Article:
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Opening up. The Royal Society's headquarters in London.

Opening up. The Royal Society's headquarters in London.

Wikimedia Commons, Tom Morris

Royal Society Joins Open-Access Bandwagon

Less than a week after AAAS, Science’s publisher, announced the launch of its first open-access online journal, Science Advances, Britain’s Royal Society has done the same. Royal Society Open Science, slated for launch later this year, will “provide a scalable publishing service, allowing the Society to publish all the high quality work it receives without the restrictions on scope, length or impact imposed by traditional journals,” a statement issued today says. The journal will cover life sciences, physical sciences, mathematics, engineering, and computer science.

The Royal Society is the world’s oldest scientific society and publisher. Next year, it will celebrate the 350th anniversary of its Philosophical Transactions.

There are several open-access business models, but the Royal Society, like AAAS, has opted for "gold," meaning that scientists pay for submission and then published papers are available to everyone for free straightaway. Some publishers of traditional journals—for which submission is free but readers must pay a subscription—have shied away from open-access journals because it was not clear whether they would be profitable. But an increasing number are now going down that route and some journals are making a profit.

The society says that Royal Society Open Science will publish all papers that are scientifically sound, irrespective of their importance, and will encourage postpublication comments. Its editorial team will draw on the expertise of the society’s fellows and the journal will accept direct submissions as well as referrals from other Royal Society journals.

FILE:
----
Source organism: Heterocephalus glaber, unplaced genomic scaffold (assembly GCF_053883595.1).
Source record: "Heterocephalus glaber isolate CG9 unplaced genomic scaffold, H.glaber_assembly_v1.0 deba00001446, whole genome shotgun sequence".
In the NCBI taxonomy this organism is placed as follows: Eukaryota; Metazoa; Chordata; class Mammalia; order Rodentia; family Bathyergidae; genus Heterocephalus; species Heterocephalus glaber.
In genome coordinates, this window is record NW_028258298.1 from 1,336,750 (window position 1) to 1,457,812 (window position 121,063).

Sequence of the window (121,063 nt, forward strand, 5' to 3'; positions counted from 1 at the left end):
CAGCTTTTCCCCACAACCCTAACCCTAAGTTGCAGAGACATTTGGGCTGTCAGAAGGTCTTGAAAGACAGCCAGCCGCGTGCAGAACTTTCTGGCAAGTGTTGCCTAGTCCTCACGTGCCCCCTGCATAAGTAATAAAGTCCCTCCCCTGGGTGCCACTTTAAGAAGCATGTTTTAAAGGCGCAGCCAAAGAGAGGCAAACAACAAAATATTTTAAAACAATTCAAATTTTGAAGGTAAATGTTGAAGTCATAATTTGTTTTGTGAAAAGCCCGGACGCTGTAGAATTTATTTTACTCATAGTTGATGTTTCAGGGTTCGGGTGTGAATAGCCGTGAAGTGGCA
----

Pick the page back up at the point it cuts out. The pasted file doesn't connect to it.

Philosophical Transactions was the first journal dedicated to scientific endeavour and introduced the concepts of scientific priority and peer review. Today more than 20,000 scientific journals around the world are based on these two key principles and it is difficult to imagine a research process functioning without them," Royal Society President Paul Nurse said in the statement. "The publishing model is continually evolving and it’s important that the Royal Society’s own journal offerings do so too.”

Not everyone agrees, however, that the Royal Society is following the best route. “The [Royal Society open-access] journal launch is welcome, but probably premature. While most of the established must-have journals are still subscription journals, paying to publish articles in an [open-access] journal is not only an additional expense for institutions that still have to pay their must-have subscriptions, but it is needlessly over-priced,” says open-access proponent Stevan Harnad of the University of Southampton in the United Kingdom.

Harnad argues that institutions and funders should mandate that articles published in the subscription journals be made “green” open access by self-archiving them in the author’s institutional repository. Once this becomes common practice worldwide, such repositories will become the standard home for papers, subscriptions can be canceled, and journals can downsize to just providing peer review at a fair, affordable, sustainable price, he says.